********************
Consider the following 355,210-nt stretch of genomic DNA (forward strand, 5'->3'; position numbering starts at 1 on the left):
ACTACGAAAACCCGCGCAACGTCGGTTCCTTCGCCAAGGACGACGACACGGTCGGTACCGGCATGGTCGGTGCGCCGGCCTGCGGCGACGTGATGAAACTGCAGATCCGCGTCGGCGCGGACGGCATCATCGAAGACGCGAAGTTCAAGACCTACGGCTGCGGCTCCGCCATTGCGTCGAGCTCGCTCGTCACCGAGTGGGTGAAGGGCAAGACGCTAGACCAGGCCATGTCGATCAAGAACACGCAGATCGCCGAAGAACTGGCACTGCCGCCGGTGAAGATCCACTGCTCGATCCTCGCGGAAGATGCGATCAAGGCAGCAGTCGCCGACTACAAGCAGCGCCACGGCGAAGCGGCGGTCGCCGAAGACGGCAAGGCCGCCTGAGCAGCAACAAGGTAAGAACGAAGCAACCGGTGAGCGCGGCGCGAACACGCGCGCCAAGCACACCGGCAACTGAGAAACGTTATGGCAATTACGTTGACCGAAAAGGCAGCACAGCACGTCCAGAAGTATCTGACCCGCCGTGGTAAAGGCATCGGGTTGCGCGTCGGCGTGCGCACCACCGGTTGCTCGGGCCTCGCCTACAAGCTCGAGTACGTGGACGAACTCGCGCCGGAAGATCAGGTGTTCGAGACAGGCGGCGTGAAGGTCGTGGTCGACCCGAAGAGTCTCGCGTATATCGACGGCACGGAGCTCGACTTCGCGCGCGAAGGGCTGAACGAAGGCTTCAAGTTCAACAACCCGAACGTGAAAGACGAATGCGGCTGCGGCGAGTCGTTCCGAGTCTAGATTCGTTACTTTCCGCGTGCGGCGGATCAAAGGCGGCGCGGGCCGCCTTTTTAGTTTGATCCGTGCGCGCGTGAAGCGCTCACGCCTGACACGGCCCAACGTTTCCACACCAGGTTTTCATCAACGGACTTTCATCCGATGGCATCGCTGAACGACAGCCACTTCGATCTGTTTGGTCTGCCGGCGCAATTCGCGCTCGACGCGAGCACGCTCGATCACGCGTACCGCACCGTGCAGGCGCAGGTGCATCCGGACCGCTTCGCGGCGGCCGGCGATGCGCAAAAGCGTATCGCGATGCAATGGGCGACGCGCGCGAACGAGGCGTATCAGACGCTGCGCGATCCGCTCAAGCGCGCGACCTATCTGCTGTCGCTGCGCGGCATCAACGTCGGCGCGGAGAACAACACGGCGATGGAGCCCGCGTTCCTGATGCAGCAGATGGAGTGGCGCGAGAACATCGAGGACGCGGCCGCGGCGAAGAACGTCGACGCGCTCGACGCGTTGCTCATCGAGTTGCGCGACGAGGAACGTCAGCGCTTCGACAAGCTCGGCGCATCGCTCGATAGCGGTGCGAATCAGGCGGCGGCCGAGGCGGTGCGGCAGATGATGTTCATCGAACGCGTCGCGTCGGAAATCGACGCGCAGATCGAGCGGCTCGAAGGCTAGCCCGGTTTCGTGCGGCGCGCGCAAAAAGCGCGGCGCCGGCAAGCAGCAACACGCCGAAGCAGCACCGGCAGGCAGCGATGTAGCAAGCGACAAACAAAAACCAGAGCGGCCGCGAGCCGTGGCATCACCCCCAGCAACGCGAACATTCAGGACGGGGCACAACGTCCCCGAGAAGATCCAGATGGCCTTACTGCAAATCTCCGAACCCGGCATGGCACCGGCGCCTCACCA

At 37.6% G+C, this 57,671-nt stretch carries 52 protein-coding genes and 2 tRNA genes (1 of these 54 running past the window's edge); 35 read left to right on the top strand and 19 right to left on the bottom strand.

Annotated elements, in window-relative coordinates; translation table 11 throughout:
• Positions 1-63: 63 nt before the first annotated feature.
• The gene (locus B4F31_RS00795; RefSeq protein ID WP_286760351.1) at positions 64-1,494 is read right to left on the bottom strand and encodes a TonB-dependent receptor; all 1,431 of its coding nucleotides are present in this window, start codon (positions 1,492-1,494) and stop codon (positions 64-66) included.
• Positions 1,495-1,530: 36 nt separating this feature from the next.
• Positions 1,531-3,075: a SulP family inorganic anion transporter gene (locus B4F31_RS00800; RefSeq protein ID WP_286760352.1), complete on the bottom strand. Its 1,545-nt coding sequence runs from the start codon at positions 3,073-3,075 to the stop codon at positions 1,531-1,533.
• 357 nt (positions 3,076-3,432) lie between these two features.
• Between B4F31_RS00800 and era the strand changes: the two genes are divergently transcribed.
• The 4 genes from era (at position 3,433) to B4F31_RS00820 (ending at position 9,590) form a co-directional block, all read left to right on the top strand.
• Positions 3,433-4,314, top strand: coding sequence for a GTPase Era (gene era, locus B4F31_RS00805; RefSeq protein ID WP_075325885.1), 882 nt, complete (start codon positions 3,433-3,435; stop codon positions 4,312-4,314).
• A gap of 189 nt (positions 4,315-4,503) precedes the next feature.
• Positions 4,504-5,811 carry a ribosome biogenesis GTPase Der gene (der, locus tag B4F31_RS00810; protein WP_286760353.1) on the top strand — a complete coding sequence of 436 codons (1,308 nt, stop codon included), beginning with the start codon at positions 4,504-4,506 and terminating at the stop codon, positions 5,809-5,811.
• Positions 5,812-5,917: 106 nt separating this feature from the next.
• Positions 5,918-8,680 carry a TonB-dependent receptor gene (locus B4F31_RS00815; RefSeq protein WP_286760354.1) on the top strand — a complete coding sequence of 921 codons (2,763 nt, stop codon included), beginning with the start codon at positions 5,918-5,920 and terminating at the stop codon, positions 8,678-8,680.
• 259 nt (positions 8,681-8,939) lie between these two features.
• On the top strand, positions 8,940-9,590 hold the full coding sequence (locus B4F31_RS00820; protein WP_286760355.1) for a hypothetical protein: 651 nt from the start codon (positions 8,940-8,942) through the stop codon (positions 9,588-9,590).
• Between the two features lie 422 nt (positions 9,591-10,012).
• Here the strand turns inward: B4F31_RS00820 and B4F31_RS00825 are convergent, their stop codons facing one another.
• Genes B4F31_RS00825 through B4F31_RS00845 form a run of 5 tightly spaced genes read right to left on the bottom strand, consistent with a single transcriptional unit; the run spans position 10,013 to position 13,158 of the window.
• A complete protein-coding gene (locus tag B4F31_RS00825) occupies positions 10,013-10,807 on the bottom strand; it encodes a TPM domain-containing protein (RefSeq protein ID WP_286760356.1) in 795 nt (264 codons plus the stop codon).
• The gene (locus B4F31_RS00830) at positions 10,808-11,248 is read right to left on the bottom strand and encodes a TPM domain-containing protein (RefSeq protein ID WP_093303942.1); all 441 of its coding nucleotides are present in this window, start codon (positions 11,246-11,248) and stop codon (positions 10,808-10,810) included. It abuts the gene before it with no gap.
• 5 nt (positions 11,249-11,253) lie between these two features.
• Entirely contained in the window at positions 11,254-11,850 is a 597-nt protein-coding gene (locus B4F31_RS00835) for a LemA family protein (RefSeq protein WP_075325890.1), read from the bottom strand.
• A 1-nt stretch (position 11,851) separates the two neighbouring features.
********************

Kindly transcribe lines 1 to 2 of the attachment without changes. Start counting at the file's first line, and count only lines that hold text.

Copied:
Consider the following 355,210-nt stretch of genomic DNA (forward strand, 5'->3'; position numbering starts at 1 on the left):
ACTACGAAAACCCGCGCAACGTCGGTTCCTTCGCCAAGGACGACGACACGGTCGGTACCGGCATGGTCGGTGCGCCGGCCTGCGGCGACGTGATGAAACTGCAGATCCGCGTCGGCGCGGACGGCATCATCGAAGACGCGAAGTTCAAGACCTACGGCTGCGGCTCCGCCATTGCGTCGAGCTCGCTCGTCACCGAGTGGGTGAAGGGCAAGACGCTAGACCAGGCCATGTCGATCAAGAACACGCAGATCGCCGAAGAACTGGCACTGCCGCCGGTGAAGATCCACTGCTCGATCCTCGCGGAAGATGCGATCAAGGCAGCAGTCGCCGACTACAAGCAGCGCCACGGCGAAGCGGCGGTCGCCGAAGACGGCAAGGCCGCCTGAGCAGCAACAAGGTAAGAACGAAGCAACCGGTGAGCGCGGCGCGAACACGCGCGCCAAGCACACCGGCAACTGAGAAACGTTATGGCAATTACGTTGACCGAAAAGGCAGCACAGCACGTCCAGAAGTATCTGACCCGCCGTGGTAAAGGCATCGGGTTGCGCGTCGGCGTGCGCACCACCGGTTGCTCGGGCCTCGCCTACAAGCTCGAGTACGTGGACGAACTCGCGCCGGAAGATCAGGTGTTCGAGACAGGCGGCGTGAAGGTCGTGGTCGACCCGAAGAGTCTCGCGTATATCGACGGCACGGAGCTCGACTTCGCGCGCGAAGGGCTGAACGAAGGCTTCAAGTTCAACAACCCGAACGTGAAAGACGAATGCGGCTGCGGCGAGTCGTTCCGAGTCTAGATTCGTTACTTTCCGCGTGCGGCGGATCAAAGGCGGCGCGGGCCGCCTTTTTAGTTTGATCCGTGCGCGCGTGAAGCGCTCACGCCTGACACGGCCCAACGTTTCCACACCAGGTTTTCATCAACGGACTTTCATCCGATGGCATCGCTGAACGACAGCCACTTCGATCTGTTTGGTCTGCCGGCGCAATTCGCGCTCGACGCGAGCACGCTCGATCACGCGTACCGCACCGTGCAGGCGCAGGTGCATCCGGACCGCTTCGCGGCGGCCGGCGATGCGCAAAAGCGTATCGCGATGCAATGGGCGACGCGCGCGAACGAGGCGTATCAGACGCTGCGCGATCCGCTCAAGCGCGCGACCTATCTGCTGTCGCTGCGCGGCATCAACGTCGGCGCGGAGAACAACACGGCGATGGAGCCCGCGTTCCTGATGCAGCAGATGGAGTGGCGCGAGAACATCGAGGACGCGGCCGCGGCGAAGAACGTCGACGCGCTCGACGCGTTGCTCATCGAGTTGCGCGACGAGGAACGTCAGCGCTTCGACAAGCTCGGCGCATCGCTCGATAGCGGTGCGAATCAGGCGGCGGCCGAGGCGGTGCGGCAGATGATGTTCATCGAACGCGTCGCGTCGGAAATCGACGCGCAGATCGAGCGGCTCGAAGGCTAGCCCGGTTTCGTGCGGCGCGCGCAAAAAGCGCGGCGCCGGCAAGCAGCAACACGCCGAAGCAGCACCGGCAGGCAGCGATGTAGCAAGCGACAAACAAAAACCAGAGCGGCCGCGAGCCGTGGCATCACCCCCAGCAACGCGAACATTCAGGACGGGGCACAACGTCCCCGAGAAGATCCAGATGGCCTTACTGCAAATCTCCGAACCCGGCATGGCACCGGCGCCTCACCA